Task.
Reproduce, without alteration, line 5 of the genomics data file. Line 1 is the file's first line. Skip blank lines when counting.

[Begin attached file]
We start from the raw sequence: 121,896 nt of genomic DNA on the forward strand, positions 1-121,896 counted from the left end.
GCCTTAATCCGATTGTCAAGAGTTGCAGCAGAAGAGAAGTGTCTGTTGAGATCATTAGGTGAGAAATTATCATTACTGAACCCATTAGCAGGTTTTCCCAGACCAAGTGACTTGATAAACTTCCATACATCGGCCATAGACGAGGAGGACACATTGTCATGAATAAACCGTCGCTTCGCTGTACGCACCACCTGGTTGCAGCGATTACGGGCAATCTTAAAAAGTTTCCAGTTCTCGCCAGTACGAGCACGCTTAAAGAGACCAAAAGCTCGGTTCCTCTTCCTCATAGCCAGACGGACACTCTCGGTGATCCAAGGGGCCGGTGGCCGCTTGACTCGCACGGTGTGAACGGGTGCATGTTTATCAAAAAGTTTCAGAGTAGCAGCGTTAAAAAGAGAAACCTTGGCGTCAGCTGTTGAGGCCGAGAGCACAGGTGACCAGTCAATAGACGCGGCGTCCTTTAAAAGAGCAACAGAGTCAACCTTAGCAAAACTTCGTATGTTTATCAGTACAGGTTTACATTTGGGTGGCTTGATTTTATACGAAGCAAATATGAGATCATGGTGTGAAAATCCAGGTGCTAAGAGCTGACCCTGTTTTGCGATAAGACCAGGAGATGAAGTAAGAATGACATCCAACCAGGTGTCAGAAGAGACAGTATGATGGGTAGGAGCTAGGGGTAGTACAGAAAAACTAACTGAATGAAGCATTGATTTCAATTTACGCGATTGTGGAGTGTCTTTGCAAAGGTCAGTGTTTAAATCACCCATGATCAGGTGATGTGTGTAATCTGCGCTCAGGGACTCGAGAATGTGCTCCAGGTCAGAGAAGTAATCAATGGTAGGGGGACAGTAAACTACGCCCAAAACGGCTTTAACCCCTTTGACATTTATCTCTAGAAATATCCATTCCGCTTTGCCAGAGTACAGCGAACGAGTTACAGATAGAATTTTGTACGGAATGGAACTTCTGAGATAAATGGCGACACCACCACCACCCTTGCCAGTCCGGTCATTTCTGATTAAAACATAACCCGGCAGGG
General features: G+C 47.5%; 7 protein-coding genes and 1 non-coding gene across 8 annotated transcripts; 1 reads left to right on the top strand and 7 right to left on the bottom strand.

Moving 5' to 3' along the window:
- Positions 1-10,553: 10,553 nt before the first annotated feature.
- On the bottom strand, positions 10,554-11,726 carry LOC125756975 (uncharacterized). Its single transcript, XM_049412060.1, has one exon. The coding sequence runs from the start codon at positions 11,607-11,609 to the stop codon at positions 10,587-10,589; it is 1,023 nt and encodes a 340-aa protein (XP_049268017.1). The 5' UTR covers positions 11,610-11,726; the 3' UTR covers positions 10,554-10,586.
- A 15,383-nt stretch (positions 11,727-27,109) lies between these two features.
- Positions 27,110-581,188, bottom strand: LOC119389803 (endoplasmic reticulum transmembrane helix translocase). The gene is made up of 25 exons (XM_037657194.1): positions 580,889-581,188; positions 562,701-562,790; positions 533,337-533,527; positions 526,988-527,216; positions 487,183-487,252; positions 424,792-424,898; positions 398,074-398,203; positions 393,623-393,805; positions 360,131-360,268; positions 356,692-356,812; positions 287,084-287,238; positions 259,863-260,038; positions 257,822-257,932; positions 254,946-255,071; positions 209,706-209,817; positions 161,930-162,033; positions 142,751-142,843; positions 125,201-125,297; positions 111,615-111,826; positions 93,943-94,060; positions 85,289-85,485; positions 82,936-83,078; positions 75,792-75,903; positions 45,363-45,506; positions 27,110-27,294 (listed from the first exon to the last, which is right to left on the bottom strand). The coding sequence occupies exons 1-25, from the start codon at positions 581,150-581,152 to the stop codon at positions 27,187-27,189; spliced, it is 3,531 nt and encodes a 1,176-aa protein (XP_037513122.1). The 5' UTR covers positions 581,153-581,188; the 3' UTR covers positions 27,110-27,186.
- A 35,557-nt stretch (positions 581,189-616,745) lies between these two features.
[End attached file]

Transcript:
- Positions 1-10,553: 10,553 nt before the first annotated feature.